It’s very curious to read that League Of Nations was worked on in the early recording sessions of the Sons/Sister albums because it really does sound so incomplete! And especially given that as soon as they go on tour for the album – the first leg of the tour within the UK – they are performing it live and Jim has added extra lyrics to it.
Lines like, (If I am hearing them correctly) “When the link comes, you’re gonna know when the link comes”, “Tangled lodge had a thousand lodgers, here comes the judge singing law and order” and then I am not sure whether he says the word “caliphate” or “counterfeit” – but there’s a line “caliphate/counterfeit judge, caliphate/counterfeit lawyer – here comes the judge singing law and order”. I mean, it would make the most sense to be “caliphate” – as a Caliph (or various spellings thereof – Calif, Kalif, Khalif) is a Muslim ruler and a caliphate their area of jurisdiction, office and/or region, which then makes sense of the line “here comes the judge singing law and order” – a call to prayer at a mosque? Or perhaps he wasn’t meaning it like that.
Yeah, tell me again when Jim Kerr started to get political with his lyrics? 1989? 1988? 1985? PISH! This is 1981, people! And take a listen to Citizen (Dance of Youth) from 1979’s Real To Real Cacophony (as just one example) for further proof of how long Jim had been weaving the political into his lyrics.
I also think that despite the lyrics being printed as “relief” – he definitely sings “repeat”. It just doesn’t have the intonation of “relief” in how he vocalises it. It’s not how it sounds to me anyway.
Musically, I like the sparsity of it. It’s heavy in atmosphere. I really like Charlie’s guitar work on it when performing it live and I like Kenny’s drumming on it during the live performances too. And others wax lyrical about “Big Dan’s” bass work better than I seem to.
It certainly works much better as a live track than it does as a studio recording album track. It was a great decision to put the live version recorded from the Hammersmith Odeon gig on September 25th, 1981, as a track on the Sweat In Bullet 7” double gatefold and 12” extended remix singles.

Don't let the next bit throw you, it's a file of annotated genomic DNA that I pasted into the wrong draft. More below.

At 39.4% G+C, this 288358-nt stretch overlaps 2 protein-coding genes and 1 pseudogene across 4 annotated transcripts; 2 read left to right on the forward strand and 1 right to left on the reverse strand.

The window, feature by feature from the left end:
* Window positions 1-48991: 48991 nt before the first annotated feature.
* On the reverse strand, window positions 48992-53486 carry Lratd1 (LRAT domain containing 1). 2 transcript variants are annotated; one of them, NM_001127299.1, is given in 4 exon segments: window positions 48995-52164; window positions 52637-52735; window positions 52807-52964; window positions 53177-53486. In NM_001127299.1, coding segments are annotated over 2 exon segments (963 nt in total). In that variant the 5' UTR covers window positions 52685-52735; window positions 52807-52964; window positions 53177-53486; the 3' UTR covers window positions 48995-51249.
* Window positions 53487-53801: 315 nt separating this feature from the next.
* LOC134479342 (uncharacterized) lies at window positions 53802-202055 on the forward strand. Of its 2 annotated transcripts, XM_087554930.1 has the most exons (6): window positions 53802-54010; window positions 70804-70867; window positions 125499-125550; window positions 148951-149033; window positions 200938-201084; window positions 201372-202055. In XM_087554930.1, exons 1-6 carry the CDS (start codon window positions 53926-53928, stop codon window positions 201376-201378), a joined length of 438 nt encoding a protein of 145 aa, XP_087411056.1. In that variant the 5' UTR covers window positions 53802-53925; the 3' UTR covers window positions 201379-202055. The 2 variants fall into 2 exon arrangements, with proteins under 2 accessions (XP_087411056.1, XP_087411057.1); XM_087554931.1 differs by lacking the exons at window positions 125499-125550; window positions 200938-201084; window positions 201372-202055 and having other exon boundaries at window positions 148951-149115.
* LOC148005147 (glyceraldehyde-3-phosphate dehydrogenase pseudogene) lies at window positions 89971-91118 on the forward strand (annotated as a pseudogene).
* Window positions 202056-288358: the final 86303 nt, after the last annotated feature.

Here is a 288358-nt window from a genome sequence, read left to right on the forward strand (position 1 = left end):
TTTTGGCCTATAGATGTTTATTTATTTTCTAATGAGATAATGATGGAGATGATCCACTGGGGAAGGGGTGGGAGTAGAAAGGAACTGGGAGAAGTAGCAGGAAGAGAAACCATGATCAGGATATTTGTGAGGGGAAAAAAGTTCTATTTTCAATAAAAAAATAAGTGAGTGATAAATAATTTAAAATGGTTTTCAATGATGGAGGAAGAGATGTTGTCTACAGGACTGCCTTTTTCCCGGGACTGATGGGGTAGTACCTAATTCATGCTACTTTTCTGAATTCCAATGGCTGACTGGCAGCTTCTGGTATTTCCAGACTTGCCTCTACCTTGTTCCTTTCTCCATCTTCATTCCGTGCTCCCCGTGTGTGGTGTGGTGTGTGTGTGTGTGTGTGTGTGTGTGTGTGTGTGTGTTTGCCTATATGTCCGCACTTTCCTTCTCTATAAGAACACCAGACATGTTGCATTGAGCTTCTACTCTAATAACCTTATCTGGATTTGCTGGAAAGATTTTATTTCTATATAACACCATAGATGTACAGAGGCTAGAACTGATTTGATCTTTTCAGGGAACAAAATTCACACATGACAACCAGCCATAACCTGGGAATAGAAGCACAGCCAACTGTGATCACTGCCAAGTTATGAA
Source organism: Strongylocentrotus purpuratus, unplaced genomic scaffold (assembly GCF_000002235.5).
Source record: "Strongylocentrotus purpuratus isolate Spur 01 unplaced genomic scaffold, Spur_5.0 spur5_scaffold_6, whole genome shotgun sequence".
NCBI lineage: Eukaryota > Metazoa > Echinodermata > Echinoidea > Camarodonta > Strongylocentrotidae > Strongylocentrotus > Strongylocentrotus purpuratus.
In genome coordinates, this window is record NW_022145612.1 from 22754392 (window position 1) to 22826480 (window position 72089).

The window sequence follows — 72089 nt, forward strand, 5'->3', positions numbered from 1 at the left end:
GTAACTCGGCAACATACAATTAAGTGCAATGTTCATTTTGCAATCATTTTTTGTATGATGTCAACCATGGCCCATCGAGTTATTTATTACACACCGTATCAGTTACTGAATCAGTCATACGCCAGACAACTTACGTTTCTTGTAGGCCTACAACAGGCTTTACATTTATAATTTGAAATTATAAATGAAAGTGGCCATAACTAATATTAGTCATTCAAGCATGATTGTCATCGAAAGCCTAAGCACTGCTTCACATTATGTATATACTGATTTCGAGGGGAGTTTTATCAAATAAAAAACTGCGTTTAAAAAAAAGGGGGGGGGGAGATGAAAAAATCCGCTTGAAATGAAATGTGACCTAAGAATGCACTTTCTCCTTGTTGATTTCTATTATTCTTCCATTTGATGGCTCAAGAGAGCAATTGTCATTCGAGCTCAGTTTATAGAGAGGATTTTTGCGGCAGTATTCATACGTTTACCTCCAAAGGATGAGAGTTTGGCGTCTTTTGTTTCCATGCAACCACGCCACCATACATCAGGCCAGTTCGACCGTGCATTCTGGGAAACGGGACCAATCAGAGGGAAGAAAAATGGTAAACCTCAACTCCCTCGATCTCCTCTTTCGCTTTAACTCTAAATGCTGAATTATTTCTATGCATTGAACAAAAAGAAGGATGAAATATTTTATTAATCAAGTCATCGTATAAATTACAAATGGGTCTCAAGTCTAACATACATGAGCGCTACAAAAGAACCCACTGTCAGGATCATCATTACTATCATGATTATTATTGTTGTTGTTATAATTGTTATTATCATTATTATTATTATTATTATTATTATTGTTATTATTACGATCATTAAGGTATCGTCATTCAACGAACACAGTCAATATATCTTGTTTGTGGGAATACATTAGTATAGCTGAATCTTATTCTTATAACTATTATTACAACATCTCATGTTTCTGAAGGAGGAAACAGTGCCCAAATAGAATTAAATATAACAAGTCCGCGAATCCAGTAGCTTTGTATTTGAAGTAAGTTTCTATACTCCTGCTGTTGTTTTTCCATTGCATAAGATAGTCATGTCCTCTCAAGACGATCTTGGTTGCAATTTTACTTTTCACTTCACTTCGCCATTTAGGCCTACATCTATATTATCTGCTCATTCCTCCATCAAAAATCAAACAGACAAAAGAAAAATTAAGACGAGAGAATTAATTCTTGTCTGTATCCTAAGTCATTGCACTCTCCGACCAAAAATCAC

Other than that – there’s not much else to discuss with this track.
So, other than the original album version and the official live version that features on the Sweat In Bullet single – there are only two other live versions I’ve heard. One from the Futurama gig at Bingley Hall in Stafford on September 6th (listen HERE), and the other from the gig at the Royal Court Theatre, Liverpool on September 22nd (listen HERE). By the time the tour moves on to Canada and Australia, the song has been booted off the setlist, never to reappear.
This one really is a short and sweet post. I wish I had more to talk about with League Of Nations, but this is pretty much it.
But I would like to hear what any of you reading this think of it. Do you like the track? Do you think it is a weak link in an otherwise exemplary body of work from a phenomenal young group of musicians who, at the time, should have already been strong in the consciousness of every music lover on the planet? Do you prefer the live version to the album version? Or vice versa? Would you like to see it back on the setlist, even? Post in the comments.
I’ve written about this song so much – when I actually COULD write about it! When I could somehow manage to express all that it means to me.
The first time I heard it I was probably only about four weeks into my fandom. It brought me to tears the very first time. I had not heard a Simple Minds song this beautiful ever before.
It’s not a slow song. It’s very up tempo with a driving beat and bassline and also with a soaring, wailing guitar all over it – but despite that beat and pulse and incredible guitar – despite the pace of it, it is also soft and tender. It has a HUGE heart. It’s sweet. And it encapsulates everything I had wished that life was going to be like for me, except it wasn’t. Not much of it anyway. I had glimpses of it, perhaps, not in the way THIS was. Not in the way Jim had written about it, sings of it and expresses it.
So, I was just sitting here at my PC, looking at a blank page on the screen and wondering what more there is to write about this most beautiful and poignant of songs. And here I am, already off and away trying to express again all that it means to me and why I am so enamoured with it.
The bible (Dream Giver Redux) has next to no information about it, other than what I had read on the dedicated (but sparse) page about it…which is either more recent info that has come to light, or this info had passed me by previously. The info being that in its early days, Wonderful In Young Life went by the title of “What Goes?” Strange that I don’t remember having read that before. And also a rather strange title for the song. Thankfully only a working title.
And…so this is the extent of information we have on it.